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Seasonality on Display in September

Unrelenting strength in the U.S. Dollar continued to be a drag on equities as the U.S. Dollar Index (DXY) rose 2.8%. Another major contributor to the downside in risk assets was the complete absence of a bid in the U.S. Treasury market. Treasury Bonds with a term of 20 to 30 years, as measured by iShares 20+ Year Treasury Bond ETF (TLT) crumbled 8.5% in September.  TLT regressed to price levels not seen since 2007.   The disturbance in government debt has preceded the U.S. Treasury’s long-term bond issuance program.  The Federal finance department needs to boost its supply of bonds, in order to fill the growing gap between tax revenue and spending. The next couple weeks will be important as falling prices and increased volatility may lead to widespread deleveraging and sales in equity and fixed income instruments.

The increase in the stock-bond correlation, or the degree to which stocks and bonds move together, has been challenging for investors who rely on the traditional 60%-40%, stock-bond portfolio. For most of the past 20 years bonds have helped cushion the blow for equity weakness and vice versa. However, looking back, the low correlation from 2000 to 2020 was a historical glitch rather than the normal course. Prior to 2000, and going back as far as 1929, stocks and bonds were on average positively correlated. If this pattern re-emerges,  traditional asset managers swill struggle as the “balanced portfolio” is the gold standard for the industry’s product suite.

Fundamental improvements in crude oil fueled oil prices during the period. Inventories declined below the 5-year average. However, positioning in crude is becoming crowded on the long side. Prior to the current uptrend, traders, investors and speculators had the opposite setup. U.S. domestic production is moving sharply higher to 12.9 million barrels per day, a post-pandemic high. As such, additional bullish data points will be needed to feed further upside.  Policymakers are on guard for a reacceleration of inflation piggy-backing off rising energy prices.  The Federal Reserve is already constrained by the bond market in its efforts to promote stable prices and to moderate interest rates.  Elsewhere in commodities, gold took it on the chin as a strong dollar and rising Treasury yields knocked the price down 3.9%.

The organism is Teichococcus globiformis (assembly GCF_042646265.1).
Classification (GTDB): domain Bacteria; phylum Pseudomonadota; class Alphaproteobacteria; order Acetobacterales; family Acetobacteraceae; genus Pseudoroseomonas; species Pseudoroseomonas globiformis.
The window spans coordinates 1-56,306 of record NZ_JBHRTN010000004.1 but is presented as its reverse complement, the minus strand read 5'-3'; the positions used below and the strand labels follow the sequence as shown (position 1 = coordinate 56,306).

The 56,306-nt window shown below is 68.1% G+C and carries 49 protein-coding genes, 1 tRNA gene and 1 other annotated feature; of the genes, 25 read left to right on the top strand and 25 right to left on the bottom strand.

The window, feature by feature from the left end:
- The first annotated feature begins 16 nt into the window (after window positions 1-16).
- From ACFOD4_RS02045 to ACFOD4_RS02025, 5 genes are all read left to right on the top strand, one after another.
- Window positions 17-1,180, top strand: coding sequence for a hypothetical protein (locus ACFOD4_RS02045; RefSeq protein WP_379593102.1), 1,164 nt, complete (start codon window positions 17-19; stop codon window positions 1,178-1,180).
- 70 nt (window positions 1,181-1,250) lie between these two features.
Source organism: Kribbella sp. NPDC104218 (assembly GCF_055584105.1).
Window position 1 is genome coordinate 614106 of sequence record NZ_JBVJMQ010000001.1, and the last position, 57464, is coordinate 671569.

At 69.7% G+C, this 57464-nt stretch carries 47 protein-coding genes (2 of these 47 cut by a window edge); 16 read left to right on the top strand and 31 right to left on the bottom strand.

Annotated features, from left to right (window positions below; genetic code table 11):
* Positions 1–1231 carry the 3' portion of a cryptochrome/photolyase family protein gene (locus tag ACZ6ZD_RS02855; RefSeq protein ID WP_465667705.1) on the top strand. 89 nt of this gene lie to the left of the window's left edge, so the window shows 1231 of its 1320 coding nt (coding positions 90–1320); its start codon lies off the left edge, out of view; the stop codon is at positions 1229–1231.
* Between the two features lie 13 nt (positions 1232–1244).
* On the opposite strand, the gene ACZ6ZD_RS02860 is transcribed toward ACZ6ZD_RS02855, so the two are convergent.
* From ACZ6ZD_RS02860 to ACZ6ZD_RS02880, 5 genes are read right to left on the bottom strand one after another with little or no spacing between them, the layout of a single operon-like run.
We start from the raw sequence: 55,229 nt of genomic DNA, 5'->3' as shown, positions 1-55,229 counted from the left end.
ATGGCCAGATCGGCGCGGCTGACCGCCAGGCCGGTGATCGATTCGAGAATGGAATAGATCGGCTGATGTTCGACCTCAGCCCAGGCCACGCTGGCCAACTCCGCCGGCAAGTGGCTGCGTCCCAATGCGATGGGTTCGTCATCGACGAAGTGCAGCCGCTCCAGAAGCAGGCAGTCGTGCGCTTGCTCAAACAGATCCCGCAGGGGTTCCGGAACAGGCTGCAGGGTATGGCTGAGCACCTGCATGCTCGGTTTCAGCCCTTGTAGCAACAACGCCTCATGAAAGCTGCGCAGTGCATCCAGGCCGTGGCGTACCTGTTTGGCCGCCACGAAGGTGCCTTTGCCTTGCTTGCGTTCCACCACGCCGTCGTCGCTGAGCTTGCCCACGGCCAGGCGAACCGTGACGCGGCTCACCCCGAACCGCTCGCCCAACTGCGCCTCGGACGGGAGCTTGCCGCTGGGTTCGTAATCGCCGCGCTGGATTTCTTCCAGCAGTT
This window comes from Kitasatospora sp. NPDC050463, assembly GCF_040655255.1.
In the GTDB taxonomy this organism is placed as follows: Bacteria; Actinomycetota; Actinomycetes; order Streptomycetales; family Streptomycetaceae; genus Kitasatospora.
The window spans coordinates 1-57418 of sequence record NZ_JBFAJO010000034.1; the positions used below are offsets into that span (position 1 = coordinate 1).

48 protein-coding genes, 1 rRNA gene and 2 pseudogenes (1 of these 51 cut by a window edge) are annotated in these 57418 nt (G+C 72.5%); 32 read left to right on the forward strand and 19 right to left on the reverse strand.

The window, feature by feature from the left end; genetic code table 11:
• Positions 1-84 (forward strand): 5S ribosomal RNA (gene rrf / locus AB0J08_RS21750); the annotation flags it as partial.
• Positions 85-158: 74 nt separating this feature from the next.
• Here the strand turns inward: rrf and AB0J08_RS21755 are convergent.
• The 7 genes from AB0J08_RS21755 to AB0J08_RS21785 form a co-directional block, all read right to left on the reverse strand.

While the -4.6% S&P drop is nauseating, it certainly does not come without precedent.  According to Yardeni research, September is historically a month for suffering. The average decline in the Ninth Month from 1923 to 2023 is 1.1%. Since 2020, the S&P 500 has been afflicted by the curse in each of the four Septembers with an average pounding of 5.8%. However, if you believe that history repeats or rhymes, there is reason for optimism in the fourth quarter of 2023.  In 2020, 2021 and 2022, the S&P 500 rallied 11.7%, 10.6% and 7.1%, respectively, from October to December. Seasonality should never be the sole reason to be bullish or bearish and, for a healthy rally to materialize, calmness in the bond market needs to be prescribed.

Lastly, we are also on alert for direction in the High Yield bond market.  Corporate credit continues to hold up well despite the turbulence elsewhere –  preserving hope that a recession is not forthcoming or already upon us.

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